This page contains information about raising sheep along with tips, instructions and useful techniques to help you start your own farm and living independently away from cities. Below are information about raising your own sheep. If that's what you're loooking for then this is the place for you. Below you will find the most important aspects related to raising sheep, just enough to get you started, if you have any question you can visit our forum and ask our expert farmers.
Sheep are a very good thing to keep, for the self-supporter. Sheep live and fatten on grass. Don't even make demands on your hay unless the ground is covered with snow (and even then they won't eat hay unless they have previously learnt to); they are thus cheap to keep. A good number would be 4 ewes and a ram (or ask a neighboring farmer if you could borrow his ram for a few days).
Choose the breed that is native to the country you live in. Sheep eat grass. They will fatten on good grass in a summer time if they are not infected with internal parasites. Sheep keepers say the biggest enemy of a sheep is another sheep. The meaning of this is that sheep cannot stand overstocking. Very good pasture may carry three ewes with their lambs per acre, less good two ewes and their lambs. You might average one and a half lambs per ewe. But they will do far better if you rotate them around the farm: put them on, say, a quarter of your grass acreage and keep them there until they have nibbled the grass right down, then move them on to the next quarter. In this way let them follow the cows—sheep will graze very advantageously after cows have had all they can get: cows will starve after sheep.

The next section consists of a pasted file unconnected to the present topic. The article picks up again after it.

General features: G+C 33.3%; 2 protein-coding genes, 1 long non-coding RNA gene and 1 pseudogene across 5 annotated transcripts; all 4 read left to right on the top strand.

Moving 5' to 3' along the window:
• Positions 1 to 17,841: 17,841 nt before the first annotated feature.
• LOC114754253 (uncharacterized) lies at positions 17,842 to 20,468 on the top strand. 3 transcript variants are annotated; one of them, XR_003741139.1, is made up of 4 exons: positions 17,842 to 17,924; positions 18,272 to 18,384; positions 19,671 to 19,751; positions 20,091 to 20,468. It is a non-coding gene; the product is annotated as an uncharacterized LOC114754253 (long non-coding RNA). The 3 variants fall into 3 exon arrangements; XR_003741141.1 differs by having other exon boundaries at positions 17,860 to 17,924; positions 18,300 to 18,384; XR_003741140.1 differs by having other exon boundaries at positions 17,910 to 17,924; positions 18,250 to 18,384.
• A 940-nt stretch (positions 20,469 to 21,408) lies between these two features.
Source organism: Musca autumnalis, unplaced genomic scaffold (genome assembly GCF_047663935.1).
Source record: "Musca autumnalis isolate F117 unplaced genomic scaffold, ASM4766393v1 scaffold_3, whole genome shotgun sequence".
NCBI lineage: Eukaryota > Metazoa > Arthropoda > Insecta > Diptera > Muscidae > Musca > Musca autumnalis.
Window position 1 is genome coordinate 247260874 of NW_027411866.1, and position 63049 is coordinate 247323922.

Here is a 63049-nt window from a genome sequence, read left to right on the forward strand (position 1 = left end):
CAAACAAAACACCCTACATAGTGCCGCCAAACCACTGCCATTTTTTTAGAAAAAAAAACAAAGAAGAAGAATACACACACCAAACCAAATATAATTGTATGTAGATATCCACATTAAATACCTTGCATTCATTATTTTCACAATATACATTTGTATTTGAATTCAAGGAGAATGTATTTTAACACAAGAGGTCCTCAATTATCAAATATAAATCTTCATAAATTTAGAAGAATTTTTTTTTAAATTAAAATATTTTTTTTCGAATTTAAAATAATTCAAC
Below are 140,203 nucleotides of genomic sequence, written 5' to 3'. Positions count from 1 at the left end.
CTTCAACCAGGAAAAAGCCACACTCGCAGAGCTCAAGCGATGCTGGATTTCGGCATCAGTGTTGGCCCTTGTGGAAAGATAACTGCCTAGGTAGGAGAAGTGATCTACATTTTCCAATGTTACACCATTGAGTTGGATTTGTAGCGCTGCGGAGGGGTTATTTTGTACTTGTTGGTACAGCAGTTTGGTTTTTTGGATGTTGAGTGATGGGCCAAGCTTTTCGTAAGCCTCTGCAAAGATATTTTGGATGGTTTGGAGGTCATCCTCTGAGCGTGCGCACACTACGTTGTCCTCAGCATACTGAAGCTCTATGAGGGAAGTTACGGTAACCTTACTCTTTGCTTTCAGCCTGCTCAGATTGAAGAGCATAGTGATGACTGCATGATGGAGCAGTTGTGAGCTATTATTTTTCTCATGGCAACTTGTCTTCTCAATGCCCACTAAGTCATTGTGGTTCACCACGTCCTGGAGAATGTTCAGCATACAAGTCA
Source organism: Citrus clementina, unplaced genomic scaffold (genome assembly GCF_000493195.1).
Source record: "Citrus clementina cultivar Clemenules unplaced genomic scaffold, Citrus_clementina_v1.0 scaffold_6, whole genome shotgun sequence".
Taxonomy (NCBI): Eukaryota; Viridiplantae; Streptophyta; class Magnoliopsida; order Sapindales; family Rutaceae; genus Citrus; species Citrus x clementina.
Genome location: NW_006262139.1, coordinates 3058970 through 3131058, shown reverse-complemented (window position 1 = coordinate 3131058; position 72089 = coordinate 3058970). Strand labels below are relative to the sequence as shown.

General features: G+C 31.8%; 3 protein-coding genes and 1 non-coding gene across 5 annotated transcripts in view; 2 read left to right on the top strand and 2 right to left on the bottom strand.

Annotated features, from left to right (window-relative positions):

The obvious plan is to lamb in the spring so that the lambs grow up on clean spring grass, have the summer growing season to fatten on, and are killed in the autumn and winter, so in the late winter 'hungry gap' you only have your small stock of ewes to feed.
If you want to fatten your sheep feed them corn. Crushed oats and kibbled beans are very good. Give them as much as they will clear up quickly and no more (maybe a pound a day). But if you are just out for simplicity, and your own good mutton when you feel like it, I would suggest just leave them out to grass.
When they lamb there should be no problems. You can then let them both out. If a lamb is very weakly, feed it cow's milk with a little glucose or honey mixed with it, warmed to blood heat. Many small holders rear orphan lambs on bottles but it is an awful labor; they never do as well as natural sheep.
You do not shear your lambs their first summer, but the ewes, or any sheep left over from the previous year, you must shear in May, June or July to get it over with before the hay-making season. You must watch a skilled man and get him to teach you. You can sell the wool. After the shearing you must, if you live below seven or eight hundred feet, either dip your sheep or spray them against fly. Sheep fly are revolting green blow flies which lay their eggs on the dirty parts of sheep whereupon maggots hatch out and literally eat the sheep alive. If you have a few sheep only you might guard against this evil by constant vigilance. You should always keep sheep clean—when you see dung clinging to the backsides of sheep you should clot them—that is cut the dunged wool off with the sheep shears.
This page is just one of many pages dedicated to sustainable living through organic farming and living wisely. Raising sheep will enable you become one step closer to food independance. This is beneficial to your health, peace of mind and lifestyle, great for nature, and reduces your carbon footprint. You can really do it yourself, grow your own food, raise your own animals, from simple means. You can go back to nature and sustainability one step at a time. Today raising sheep, tomorrow something else. That's why we have many articles that you can find on the left side of this page to choose from. Each time try to add something to your farm. Sustainable living is your ticket to true freedom. Enjoy the rest of our pages.
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